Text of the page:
How is Alport Syndrome Treated?

There are various treatments that are used to help patients with Alport syndrome to manage their condition. Most of them are used to help reduce and slow down symptoms. The benefits of the treatments are mostly realized when they are implemented early in the patient’s diagnosis with the syndrome.

Dealing with blood pressure

Various medicines that impact the development of kidney symptoms for Alport syndrome act on the renin-angiotensin-aldosterone system in the body, which regulates blood pressure in the body. A class of medicines called angiotensin-converting enzyme (ACE) inhibitors are sometimes used when proteinuria is detected in patients. With the condition, blood pressure can build up in the blood vessels of patients. These particular medicines reduce the pressure by opening up the blood vessels.

Another class of medicine that helps with treatment is angiotensin receptor blockers (ARBs). These are also used to deal with high blood pressure by relaxing the patient’s blood vessels. They do this by blocking the action of angiotensin II. ARBs can sometimes have fewer side effects in patients than ACE inhibitors. Both classes of medicines help to delay the progression to End Stage Renal Disease (ESRD) in patients who have Alport syndrome.

Living With Alport Syndrome

Monitoring protein levels

Doctors can start monitoring possible proteinuria symptoms (abnormal levels of protein in the urine) in children as young as one year of age, who are at risk from the syndrome. They can carry out tests as regularly as once a year in infants who might be prone to reaching ESRD before they reach the age of 30.

Dealing with water retention

If a patient is retaining extra fluid, their doctor may prescribe diuretics to help the kidneys release the extra water in their system as urine. The medical team should also be careful to make sure that too much salt is not excreted.

Keeping cholesterol in check

High cholesterol is also a danger to the patient with Alport syndrome. Statins may also be helpful to the patient in controlling the level of low-density lipo-proteins (LDL) in the body. A high level can be dangerous for the body.

Diet and Lifestyle

Diet can have an impact on how quickly a patient’s health progresses to ESRD. Therefore, there are changes that the patient can implement with advice from a medical expert. The patient should try to reduce the amount of salt, fluids and protein in their food choices while still maintaining a healthy diet.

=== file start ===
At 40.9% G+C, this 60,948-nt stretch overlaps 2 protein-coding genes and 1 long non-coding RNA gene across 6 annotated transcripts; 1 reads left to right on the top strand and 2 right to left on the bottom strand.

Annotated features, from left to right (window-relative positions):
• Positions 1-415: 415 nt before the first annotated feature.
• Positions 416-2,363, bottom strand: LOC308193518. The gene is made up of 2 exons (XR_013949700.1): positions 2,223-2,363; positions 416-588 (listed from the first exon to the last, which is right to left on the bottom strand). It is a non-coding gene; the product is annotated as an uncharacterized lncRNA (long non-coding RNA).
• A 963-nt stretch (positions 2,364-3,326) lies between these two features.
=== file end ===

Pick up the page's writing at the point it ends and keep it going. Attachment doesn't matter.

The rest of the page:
A low salt diet is advised because it helps to lower blood pressure in the patient and limits further damage to the kidneys. It also helps to reduce the amount of swelling in the limbs. Patients are advised to avoid processed food with a high sodium content and to also avoid adding unnecessary salt to their food.

Similarly, the patient should also be mindful of their potassium intake which can also damage the kidneys if consumed at too high an amount. A little amount of potassium it does, however, have the benefit of helping the muscles to continue to function effectively.

Phosphorous can also accumulate in the blood when the kidneys are not functioning properly and so patients are advised to eat less amounts of foods rich in phosphorous.

Protein is essential to the body, but too much can be dangerous for patients who have Alport syndrome, as the kidneys have to make more effort to process it in the body. Too much meat, fish or eggs can cause problems in digestion.

Patients are also advised to watch their consumption of fats and carbohydrates so that they are not gaining weight and putting the body under further strain. Fruits and vegetables are considered a good addition for the diet for the people with Alport syndrome.  This can be supported by vitamins if necessary.

Patients with Alpot Syndome can also benefit from keeping in good shape through exercise and by not smoking.


Further Reading

Last Updated: Feb 26, 2019

Deborah Fields

Written by

Deborah Fields

Deborah holds a B.Sc. degree in Chemistry from the University of Birmingham and a Postgraduate Diploma in Journalism qualification from Cardiff University. She enjoys writing about the latest innovations. Previously she has worked as an editor of scientific patent information, an education journalist and in communications for innovative healthcare, pharmaceutical and technology organisations. She also loves books and has run a book group for several years. Her enjoyment of fiction extends to writing her own stories for pleasure.


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